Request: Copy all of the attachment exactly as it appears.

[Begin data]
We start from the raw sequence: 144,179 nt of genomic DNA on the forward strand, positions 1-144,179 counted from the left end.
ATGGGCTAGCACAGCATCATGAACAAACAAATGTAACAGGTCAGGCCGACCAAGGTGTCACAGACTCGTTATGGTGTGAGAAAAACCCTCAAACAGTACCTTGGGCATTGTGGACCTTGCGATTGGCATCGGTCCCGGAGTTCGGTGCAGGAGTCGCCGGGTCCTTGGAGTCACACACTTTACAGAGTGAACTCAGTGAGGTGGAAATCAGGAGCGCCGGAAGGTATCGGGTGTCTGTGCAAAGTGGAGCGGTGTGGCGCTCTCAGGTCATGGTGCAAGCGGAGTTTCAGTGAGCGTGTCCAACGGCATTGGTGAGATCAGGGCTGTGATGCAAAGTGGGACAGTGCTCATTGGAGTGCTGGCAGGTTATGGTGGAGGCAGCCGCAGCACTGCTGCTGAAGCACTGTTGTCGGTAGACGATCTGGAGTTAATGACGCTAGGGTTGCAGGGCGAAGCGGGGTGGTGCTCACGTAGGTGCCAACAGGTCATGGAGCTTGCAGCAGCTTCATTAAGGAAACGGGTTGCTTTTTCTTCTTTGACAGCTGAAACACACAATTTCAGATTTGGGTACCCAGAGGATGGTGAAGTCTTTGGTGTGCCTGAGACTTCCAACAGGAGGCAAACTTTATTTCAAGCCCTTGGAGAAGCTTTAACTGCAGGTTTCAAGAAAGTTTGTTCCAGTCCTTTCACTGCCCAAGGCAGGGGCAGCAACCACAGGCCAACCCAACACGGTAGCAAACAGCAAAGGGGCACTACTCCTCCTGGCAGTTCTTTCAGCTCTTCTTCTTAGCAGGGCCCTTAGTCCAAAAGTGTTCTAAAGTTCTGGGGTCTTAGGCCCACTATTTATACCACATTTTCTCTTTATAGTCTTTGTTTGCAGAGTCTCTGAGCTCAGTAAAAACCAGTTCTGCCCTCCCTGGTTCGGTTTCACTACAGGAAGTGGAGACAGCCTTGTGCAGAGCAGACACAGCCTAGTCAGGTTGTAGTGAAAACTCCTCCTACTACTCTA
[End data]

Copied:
We start from the raw sequence: 144,179 nt of genomic DNA on the forward strand, positions 1-144,179 counted from the left end.
ATGGGCTAGCACAGCATCATGAACAAACAAATGTAACAGGTCAGGCCGACCAAGGTGTCACAGACTCGTTATGGTGTGAGAAAAACCCTCAAACAGTACCTTGGGCATTGTGGACCTTGCGATTGGCATCGGTCCCGGAGTTCGGTGCAGGAGTCGCCGGGTCCTTGGAGTCACACACTTTACAGAGTGAACTCAGTGAGGTGGAAATCAGGAGCGCCGGAAGGTATCGGGTGTCTGTGCAAAGTGGAGCGGTGTGGCGCTCTCAGGTCATGGTGCAAGCGGAGTTTCAGTGAGCGTGTCCAACGGCATTGGTGAGATCAGGGCTGTGATGCAAAGTGGGACAGTGCTCATTGGAGTGCTGGCAGGTTATGGTGGAGGCAGCCGCAGCACTGCTGCTGAAGCACTGTTGTCGGTAGACGATCTGGAGTTAATGACGCTAGGGTTGCAGGGCGAAGCGGGGTGGTGCTCACGTAGGTGCCAACAGGTCATGGAGCTTGCAGCAGCTTCATTAAGGAAACGGGTTGCTTTTTCTTCTTTGACAGCTGAAACACACAATTTCAGATTTGGGTACCCAGAGGATGGTGAAGTCTTTGGTGTGCCTGAGACTTCCAACAGGAGGCAAACTTTATTTCAAGCCCTTGGAGAAGCTTTAACTGCAGGTTTCAAGAAAGTTTGTTCCAGTCCTTTCACTGCCCAAGGCAGGGGCAGCAACCACAGGCCAACCCAACACGGTAGCAAACAGCAAAGGGGCACTACTCCTCCTGGCAGTTCTTTCAGCTCTTCTTCTTAGCAGGGCCCTTAGTCCAAAAGTGTTCTAAAGTTCTGGGGTCTTAGGCCCACTATTTATACCACATTTTCTCTTTATAGTCTTTGTTTGCAGAGTCTCTGAGCTCAGTAAAAACCAGTTCTGCCCTCCCTGGTTCGGTTTCACTACAGGAAGTGGAGACAGCCTTGTGCAGAGCAGACACAGCCTAGTCAGGTTGTAGTGAAAACTCCTCCTACTACTCTA